Yesterday evening in the Dornoch Social Club, over 70 people heard about some inspirational work being done by the 36 young women of the Black Mambas anti-poaching unit in South Africa.
The area that they protect is the Balule Private Game Reserve which is home to an many large mammals such as rhino, leopards, lions, elephants, cheetahs and hippos. It’ i’s part of the Greater Kruger National Park, over 2 million hectares of protected areas that’s home to an abundance of birds, impalas, giraffes, wildebeest, buffalos, antelopes, hyenas, crocodiles, fish and zebras.
The unit consists of 36 women, who operate unarmed, as Belinda says “we believe that rhinos shouldn’t be killed, but neither should people“. They point out that there is evidence that going unarmed leads to de-escalation and essentially makes their work safer. They do however have pepper spray which they have found to be very effective in apprehending poachers.
The Mambas are the first line of defence and provide early detection of poaching via the daily patrols. Rhino poachers operate using several methods and the unit has created interventions to help combat them. But it’s not just about stopping the poachers, the unit also operates the Bush Babies Programme at a number of schools around the National Park. In this programme they teach children about wildlife and the environment and how it needs to be protected and through this help to counteract other, exploitative narratives. The programme also helps to present them as role models in their communities.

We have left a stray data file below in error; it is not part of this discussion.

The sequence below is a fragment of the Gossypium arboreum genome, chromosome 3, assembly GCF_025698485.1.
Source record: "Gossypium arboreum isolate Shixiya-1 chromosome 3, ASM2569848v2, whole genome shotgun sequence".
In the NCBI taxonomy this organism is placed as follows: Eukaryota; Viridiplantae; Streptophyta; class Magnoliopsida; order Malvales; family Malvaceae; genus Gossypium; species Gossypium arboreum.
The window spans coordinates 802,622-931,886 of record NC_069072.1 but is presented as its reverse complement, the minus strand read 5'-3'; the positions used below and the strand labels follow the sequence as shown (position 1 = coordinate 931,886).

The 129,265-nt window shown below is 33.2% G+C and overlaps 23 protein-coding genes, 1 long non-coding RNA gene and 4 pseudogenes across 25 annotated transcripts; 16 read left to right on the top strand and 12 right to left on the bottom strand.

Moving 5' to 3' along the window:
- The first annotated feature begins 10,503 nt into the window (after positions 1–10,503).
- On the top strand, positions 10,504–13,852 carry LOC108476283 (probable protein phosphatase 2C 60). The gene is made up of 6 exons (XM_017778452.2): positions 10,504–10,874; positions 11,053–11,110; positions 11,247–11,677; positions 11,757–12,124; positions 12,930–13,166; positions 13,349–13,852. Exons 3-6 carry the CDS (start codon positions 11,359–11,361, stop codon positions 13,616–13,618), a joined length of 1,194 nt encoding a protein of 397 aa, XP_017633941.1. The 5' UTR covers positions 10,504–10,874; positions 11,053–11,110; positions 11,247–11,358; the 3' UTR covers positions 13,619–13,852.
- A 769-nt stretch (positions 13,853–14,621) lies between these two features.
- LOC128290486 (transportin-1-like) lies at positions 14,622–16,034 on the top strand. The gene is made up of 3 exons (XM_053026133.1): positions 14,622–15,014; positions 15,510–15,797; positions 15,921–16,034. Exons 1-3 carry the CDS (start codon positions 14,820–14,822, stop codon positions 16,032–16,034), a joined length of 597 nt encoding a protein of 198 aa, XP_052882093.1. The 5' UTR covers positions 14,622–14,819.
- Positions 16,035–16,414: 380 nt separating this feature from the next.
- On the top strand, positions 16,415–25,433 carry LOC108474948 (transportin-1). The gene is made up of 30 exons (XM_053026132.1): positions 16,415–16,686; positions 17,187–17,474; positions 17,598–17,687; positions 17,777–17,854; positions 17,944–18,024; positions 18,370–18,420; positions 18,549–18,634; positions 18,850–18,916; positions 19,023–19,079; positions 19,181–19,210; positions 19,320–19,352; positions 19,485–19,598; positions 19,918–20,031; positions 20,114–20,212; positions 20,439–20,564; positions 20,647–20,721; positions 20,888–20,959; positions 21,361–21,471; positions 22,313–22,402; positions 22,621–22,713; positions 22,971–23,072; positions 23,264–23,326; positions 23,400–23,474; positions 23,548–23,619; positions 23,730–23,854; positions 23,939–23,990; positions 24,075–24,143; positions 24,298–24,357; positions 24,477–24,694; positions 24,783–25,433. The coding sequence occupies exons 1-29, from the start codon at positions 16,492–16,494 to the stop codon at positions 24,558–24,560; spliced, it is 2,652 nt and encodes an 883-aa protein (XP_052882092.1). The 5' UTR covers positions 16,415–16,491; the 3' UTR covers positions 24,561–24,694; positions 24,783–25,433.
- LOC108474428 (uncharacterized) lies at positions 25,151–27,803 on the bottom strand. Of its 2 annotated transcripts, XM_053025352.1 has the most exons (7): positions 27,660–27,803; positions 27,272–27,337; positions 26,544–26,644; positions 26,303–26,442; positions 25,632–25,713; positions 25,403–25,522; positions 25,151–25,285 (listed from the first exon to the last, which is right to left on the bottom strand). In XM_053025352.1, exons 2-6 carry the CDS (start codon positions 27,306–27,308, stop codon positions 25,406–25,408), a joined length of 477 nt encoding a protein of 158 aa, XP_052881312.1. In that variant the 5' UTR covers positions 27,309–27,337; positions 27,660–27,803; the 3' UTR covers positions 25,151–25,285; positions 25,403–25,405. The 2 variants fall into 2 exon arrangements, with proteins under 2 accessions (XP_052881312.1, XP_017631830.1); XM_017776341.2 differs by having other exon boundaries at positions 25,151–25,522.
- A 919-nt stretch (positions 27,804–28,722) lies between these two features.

These women work in and around their communities assisting in whatever ways are necessary. For instance they help to provide food for people in their communities that are struggling, so that they don’t have to resort to peaching just to put food on the table. All in all these women work to improve the lives of all in their communities and take a holistic approach to everything they do. In a very real sense they are the change that they want to see and inspired everyone who attended.
The enthusiastic audience asked some very insightful questions, before enjoying shortbread and tea/coffee. They also did a little to help, by raising somewhere of the order of £500 through donations and a raffle.
By the way, although “Be the change you wish to see in the world.” is often attributed to Mahatma Gandhi. That isn’t actually what he said (however true it might be). What Gandhi actually said is:
“We but mirror the world. All the tendencies present in the outer world are to be found in the world of our body. If we could change ourselves, the tendencies in the world would also change. As a man changes his own nature, so does the attitude of the world change towards him. This is the divine mystery supreme. A wonderful thing it is and the source of our happiness. We need not wait to see what others do.”Mahatma Gandhi
These courageous young women are demonstrating that “as they change their own nature, so does the attitude of those around them change (including the poachers)“.